A view and commentary from an Access perspective

The Accord itself identified what it called ‘big issues’ facing Australian higher education. The question of the ‘Big questions’ is the key issue facing Australia’s high education in the future. What is needed we suggest is a focus on the major changes underway in society, economy and the environment and how all Australians can have the opportunity to participate in HE now that more than 80% of the cohort are likely to enter the tertiary sector.

It is encouraging to note the Accord acknowledges that along with awareness of rapid technological change and the mixed impact of globalisation on local and regional economies, there needs to be a balance within and across education so as to regain a sense of purpose in civic and social progress. This emphasis contextualises what is often now taken for granted; higher education institutions are expected to respond to diverse client choice from a student perspective and perhaps increasingly from that of employers in a fast changing and uncertain world, yet are expected to deliver social benefits for the common good on behalf of all in an unequal society. The nature and extent of such inequality is a subject on which the educationalists themselves have spoken and have differed and the Access perspective has contributed to the debate in this article.

We believe that six of the main themes raised in the Accord are of special relevance to our themes of Access, opportunity and widening participation. Within these themes there are specific concerns which this article has commented on and which are relevant to our understanding of the Accord and its likely effects on Australian higher education:

    1. Access, widening participation and equality for all
    2. University engagement for the social purposes of HE
    3. Critical thinking and capabilities for free and democratic citizenship
    4. A curriculum for sustainability
    5. Student engagement and success
    6. The Wicked Issues facing Australia and the Accord.

1. Access and widening participation and equality for all

The Accord illustrates very well the deepening of change impacting on Australian society and communities. This is an economic, a social and a deeply cultural transition which is underway now and whose fruits will be harvested for certain in the period 2030-2040.

The current system produces chronic inequality of opportunity which is a continuing predicament for public policy. However, social inequality is unlikely to be seriously challenged by focussing on the skills needs of the economy as if that were an independent fact and feature of life. Social inequality is encountered in the workplace but it is not caused by the nature of skills nor the access to those skills. Neither is a university education exclusively about acquiring skills and competencies nor access to them; it is about much more than that including the idea of having a place in the scheme of things and the deeper sense of belonging within a culture that values diverse people and talents.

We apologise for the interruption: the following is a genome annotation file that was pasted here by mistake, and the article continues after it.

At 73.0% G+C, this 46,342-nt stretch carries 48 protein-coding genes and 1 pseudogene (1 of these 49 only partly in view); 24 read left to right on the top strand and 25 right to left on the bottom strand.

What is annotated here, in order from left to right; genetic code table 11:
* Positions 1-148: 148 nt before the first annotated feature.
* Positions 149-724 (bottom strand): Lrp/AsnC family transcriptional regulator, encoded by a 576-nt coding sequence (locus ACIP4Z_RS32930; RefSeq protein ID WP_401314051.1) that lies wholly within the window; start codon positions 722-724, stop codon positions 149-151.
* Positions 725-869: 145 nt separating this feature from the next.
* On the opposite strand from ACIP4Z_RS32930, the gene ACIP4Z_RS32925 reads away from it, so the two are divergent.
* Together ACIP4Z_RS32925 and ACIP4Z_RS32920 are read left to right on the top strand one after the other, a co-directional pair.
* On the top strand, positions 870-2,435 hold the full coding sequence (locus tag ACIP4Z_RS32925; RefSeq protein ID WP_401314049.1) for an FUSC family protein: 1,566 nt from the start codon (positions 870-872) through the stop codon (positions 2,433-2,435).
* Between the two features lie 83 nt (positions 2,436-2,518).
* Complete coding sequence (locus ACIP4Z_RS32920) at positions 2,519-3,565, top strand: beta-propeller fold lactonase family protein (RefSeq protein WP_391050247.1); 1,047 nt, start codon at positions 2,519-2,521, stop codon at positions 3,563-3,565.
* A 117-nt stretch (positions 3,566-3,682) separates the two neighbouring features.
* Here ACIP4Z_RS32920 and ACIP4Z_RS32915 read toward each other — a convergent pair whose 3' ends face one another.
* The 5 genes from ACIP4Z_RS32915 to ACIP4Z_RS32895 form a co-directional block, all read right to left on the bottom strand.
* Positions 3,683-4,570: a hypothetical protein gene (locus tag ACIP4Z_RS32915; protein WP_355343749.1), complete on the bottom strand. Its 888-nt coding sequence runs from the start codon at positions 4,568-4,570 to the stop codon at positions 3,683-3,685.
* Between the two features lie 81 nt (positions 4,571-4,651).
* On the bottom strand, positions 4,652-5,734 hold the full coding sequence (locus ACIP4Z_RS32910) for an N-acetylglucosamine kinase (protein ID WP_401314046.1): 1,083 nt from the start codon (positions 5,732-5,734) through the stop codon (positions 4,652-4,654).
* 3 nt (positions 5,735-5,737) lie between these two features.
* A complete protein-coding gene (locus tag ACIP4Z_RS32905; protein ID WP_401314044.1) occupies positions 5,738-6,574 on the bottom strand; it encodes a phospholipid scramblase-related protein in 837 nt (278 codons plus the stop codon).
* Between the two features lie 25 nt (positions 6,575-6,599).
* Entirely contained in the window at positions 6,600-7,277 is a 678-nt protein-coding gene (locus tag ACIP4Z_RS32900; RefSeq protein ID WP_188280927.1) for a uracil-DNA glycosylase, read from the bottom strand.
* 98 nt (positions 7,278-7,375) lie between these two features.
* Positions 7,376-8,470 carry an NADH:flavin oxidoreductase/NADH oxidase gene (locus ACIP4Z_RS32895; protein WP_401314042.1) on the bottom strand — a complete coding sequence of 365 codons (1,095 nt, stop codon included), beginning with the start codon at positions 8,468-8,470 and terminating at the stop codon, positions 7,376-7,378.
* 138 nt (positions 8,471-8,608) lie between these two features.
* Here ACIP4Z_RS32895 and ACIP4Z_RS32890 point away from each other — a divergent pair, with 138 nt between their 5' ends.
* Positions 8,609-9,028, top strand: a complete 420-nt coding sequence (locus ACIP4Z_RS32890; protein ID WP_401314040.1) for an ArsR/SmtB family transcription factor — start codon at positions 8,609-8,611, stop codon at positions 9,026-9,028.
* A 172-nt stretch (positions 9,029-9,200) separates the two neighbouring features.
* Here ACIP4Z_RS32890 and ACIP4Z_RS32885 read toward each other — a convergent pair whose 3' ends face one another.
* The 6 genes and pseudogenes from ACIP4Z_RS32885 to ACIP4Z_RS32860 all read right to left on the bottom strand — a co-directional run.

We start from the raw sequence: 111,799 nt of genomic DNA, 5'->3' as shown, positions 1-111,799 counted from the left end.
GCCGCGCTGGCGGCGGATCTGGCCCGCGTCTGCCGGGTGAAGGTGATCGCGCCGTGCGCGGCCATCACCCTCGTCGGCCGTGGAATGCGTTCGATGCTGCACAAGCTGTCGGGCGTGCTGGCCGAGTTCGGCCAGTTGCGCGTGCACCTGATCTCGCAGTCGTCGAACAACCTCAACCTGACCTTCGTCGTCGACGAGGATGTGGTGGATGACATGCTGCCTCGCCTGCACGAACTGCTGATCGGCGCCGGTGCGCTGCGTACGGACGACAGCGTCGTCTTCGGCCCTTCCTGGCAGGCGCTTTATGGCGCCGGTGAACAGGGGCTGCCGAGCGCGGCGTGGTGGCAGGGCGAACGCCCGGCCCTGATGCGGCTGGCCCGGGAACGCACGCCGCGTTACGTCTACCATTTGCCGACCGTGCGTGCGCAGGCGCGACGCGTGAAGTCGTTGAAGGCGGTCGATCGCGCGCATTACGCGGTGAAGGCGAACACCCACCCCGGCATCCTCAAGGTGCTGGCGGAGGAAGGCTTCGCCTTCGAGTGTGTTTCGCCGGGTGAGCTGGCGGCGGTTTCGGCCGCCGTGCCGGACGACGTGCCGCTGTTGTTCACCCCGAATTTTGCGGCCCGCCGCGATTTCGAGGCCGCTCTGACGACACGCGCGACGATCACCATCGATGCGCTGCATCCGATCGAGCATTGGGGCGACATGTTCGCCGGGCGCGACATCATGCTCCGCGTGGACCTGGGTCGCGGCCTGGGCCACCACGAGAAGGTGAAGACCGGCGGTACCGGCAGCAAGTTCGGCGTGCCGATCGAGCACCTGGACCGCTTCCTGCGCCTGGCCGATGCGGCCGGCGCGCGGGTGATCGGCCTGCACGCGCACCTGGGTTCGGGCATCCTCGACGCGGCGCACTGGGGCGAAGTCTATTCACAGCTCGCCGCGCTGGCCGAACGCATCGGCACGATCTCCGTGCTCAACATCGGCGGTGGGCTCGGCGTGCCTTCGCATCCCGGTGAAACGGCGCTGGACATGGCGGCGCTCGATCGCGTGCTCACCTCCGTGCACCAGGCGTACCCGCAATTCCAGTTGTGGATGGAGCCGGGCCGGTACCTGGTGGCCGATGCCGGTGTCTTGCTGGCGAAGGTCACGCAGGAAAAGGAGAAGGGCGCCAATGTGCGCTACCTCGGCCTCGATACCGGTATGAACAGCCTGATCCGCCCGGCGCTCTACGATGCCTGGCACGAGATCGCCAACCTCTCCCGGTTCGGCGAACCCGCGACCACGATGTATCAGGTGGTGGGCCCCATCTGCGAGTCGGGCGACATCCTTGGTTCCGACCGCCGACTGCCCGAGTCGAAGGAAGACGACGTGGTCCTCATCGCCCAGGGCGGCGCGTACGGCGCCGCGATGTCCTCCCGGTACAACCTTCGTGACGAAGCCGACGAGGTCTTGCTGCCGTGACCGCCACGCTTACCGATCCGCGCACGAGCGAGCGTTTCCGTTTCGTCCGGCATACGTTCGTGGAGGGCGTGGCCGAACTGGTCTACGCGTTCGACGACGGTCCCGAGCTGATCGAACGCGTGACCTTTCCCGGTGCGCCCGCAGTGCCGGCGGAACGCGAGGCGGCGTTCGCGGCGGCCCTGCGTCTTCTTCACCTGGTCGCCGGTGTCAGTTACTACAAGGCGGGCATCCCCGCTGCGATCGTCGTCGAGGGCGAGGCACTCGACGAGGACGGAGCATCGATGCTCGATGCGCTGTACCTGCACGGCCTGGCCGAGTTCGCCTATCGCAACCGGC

2. University engagement for the social purposes of HE

If it is generally true that the mass expansion of higher education has re-shaped and re-ordered the expectations of many people in modernity so that going to university is now normative, it is nevertheless still true that it has failed to challenge many of the social inequalities and hierarchies that reproduce inequalities. Universities are increasingly ‘corporate’ businesses with the graduate job market highly stratified with developments driven by financial objectives and/or government policy directives. However, the social purposes of higher education will need to be substantially re-imagined for the challenges of the 21st century. There will be a need to create high quality general learning capabilities through lifelong learning and via a ‘universal literacy’ so that each individual can function effectively in modern society. Ever accelerating technological change requires a continuous process of learning and adaptation so that people acquire the necessary skills, knowledge and adaptability to thrive in a knowledge-based society; this means accepting the lifelong and society-wide nature of the university student base. The primary responsibility for learning cannot rest with the individual alone; it should be thought of as a social responsibility (West 1998).

Social capital must be created and rewarded so that communities and individuals are not excluded from national and mainstream economies and higher education’s role in this requires scrutiny, analysis and appropriate change and reform. Community engagement must be renewed in the light of Australia’s evolving reality of being a multicultural and multiracial society with its own distinctive national identity which is truly inclusive. The Accord has the great virtue of bringing light to bear on the wide range of policy initiatives needed to address these issues of the social purposes of higher education in the context of this century’s issues, its uncertain future and its huge potential for the public good.

3. Critical thinking and capabilities for free and democratic citizenship